The Oklahoma Board of Equalization certified $1.6 billion more than was estimated in December on Tuesday.
The $10.49 billion will be available to lawmakers as they craft the fiscal year 2023 budget. The amount was $10.3 billion in December.
“The revenue figures show Oklahoma’s economy is still strong, but I emphatically believe it is in the best interest of the state that we continue to take a fiscally conservative approach,” Senate Appropriations Chair Roger Thompson, R-Okemah, said in a statement. “It’s important to remember that of the $10.49 billion certified, nearly $1.3 billion is made up of one-time carryover funds and special cash from previous sessions.”
Sen. Julia Kirt, D-Oklahoma City, said the state is sitting on a “mountain of need” because of the long-term effects of the COVID-19 pandemic.
“Oklahomans face huge mental health effects,” Kirt said in a statement. “Uncertain economic impacts will continue to have a ripple effect. Our public schools face incredible challenges being resilient and serving our students. Oklahomans have needs that require immediate, increased and sustained investment. As we work on the state budget, we need to think about not just the next fiscal year, but the next 10 years and beyond.”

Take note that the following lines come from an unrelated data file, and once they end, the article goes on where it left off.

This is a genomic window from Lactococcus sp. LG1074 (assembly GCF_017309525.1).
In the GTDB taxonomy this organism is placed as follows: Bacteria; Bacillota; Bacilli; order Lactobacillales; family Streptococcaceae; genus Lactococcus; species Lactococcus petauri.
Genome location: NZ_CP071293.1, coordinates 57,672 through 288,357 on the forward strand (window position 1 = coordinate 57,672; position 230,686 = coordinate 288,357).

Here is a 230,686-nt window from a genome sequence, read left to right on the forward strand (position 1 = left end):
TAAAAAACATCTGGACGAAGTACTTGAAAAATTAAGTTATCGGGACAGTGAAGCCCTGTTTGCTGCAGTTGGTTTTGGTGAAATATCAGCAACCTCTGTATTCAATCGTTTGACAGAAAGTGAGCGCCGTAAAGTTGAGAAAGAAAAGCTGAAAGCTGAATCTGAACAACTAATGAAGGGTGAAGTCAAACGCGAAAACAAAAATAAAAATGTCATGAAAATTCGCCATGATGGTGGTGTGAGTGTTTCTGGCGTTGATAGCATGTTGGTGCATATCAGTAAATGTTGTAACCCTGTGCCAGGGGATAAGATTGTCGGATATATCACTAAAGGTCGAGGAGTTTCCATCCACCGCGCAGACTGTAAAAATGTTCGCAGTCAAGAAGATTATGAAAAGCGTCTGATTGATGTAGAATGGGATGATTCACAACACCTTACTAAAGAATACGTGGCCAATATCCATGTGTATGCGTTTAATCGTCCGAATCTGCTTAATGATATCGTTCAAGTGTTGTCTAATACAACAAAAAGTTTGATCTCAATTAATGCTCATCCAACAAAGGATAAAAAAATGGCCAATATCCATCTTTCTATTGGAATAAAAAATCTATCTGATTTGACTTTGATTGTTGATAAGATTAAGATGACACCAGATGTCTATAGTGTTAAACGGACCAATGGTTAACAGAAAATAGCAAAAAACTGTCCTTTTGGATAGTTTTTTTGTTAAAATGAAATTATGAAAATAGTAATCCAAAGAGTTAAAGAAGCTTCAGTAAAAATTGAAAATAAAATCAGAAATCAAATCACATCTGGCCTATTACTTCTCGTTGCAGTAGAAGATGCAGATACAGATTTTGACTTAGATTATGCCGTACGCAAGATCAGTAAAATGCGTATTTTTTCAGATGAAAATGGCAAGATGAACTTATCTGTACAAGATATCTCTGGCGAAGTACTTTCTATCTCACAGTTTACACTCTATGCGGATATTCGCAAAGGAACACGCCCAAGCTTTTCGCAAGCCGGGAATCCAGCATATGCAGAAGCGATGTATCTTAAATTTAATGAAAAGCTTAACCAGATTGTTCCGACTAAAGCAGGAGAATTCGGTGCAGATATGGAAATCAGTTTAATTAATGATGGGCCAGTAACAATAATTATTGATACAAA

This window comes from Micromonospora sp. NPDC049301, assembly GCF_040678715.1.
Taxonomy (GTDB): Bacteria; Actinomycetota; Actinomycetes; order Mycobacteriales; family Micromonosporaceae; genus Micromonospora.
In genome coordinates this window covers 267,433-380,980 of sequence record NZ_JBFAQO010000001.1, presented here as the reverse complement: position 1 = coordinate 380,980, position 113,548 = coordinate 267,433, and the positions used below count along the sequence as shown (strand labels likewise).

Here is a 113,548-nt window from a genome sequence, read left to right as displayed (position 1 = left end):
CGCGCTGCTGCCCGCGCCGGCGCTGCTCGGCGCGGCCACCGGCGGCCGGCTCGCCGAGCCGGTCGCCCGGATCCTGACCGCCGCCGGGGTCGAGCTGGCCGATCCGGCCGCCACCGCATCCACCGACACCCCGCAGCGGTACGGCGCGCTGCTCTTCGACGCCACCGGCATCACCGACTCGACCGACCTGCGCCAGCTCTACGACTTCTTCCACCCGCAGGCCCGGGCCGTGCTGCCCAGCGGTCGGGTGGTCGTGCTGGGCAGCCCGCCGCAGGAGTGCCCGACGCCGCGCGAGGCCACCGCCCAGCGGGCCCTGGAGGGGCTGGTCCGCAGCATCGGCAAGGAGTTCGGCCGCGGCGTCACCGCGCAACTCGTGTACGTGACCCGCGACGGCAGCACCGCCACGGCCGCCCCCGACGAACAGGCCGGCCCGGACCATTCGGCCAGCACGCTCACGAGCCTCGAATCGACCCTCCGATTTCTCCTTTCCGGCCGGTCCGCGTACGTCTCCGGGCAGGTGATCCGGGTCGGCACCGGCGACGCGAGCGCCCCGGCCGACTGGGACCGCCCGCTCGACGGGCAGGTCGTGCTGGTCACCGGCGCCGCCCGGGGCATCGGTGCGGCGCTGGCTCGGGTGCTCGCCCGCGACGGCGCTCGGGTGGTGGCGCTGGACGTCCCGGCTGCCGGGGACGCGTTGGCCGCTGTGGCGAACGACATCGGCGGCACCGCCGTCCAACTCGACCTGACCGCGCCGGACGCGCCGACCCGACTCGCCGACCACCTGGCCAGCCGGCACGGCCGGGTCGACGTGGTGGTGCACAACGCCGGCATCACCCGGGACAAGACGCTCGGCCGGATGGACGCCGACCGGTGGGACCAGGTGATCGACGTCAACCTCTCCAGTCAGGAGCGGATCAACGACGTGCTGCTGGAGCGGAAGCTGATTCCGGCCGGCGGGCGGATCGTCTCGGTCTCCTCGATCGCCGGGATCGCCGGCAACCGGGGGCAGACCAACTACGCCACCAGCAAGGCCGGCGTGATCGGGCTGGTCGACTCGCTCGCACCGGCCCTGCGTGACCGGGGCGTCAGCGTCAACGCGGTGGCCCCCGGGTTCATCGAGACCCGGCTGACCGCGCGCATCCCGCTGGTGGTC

The money should go to “help those who need it most,” Sen. Carri Hicks, D-Oklahoma City, said in a statement.
“Federal COVID relief funds have jump-started Oklahoma’s economy and the revenue numbers shown today reflect that,” Hicks said. “Taxpayers expect the legislature to make smart investments, not stash our tax dollars in government savings accounts leaving much needed funding on the table.”
Thompson said the state will not always have an influx of pandemic relief funds.
“Knowing that will change, and that energy prices will not always remain as high as they are now, we must be cautious in our approach to the budget,” Thompson said. “We need to continue to boost our emergency savings and make careful decisions now while the economy is strong, so that we are prepared for what may come the next few years.”
This article was originally posted on Oklahoma Board of Equalization certifies $10.49B in revenue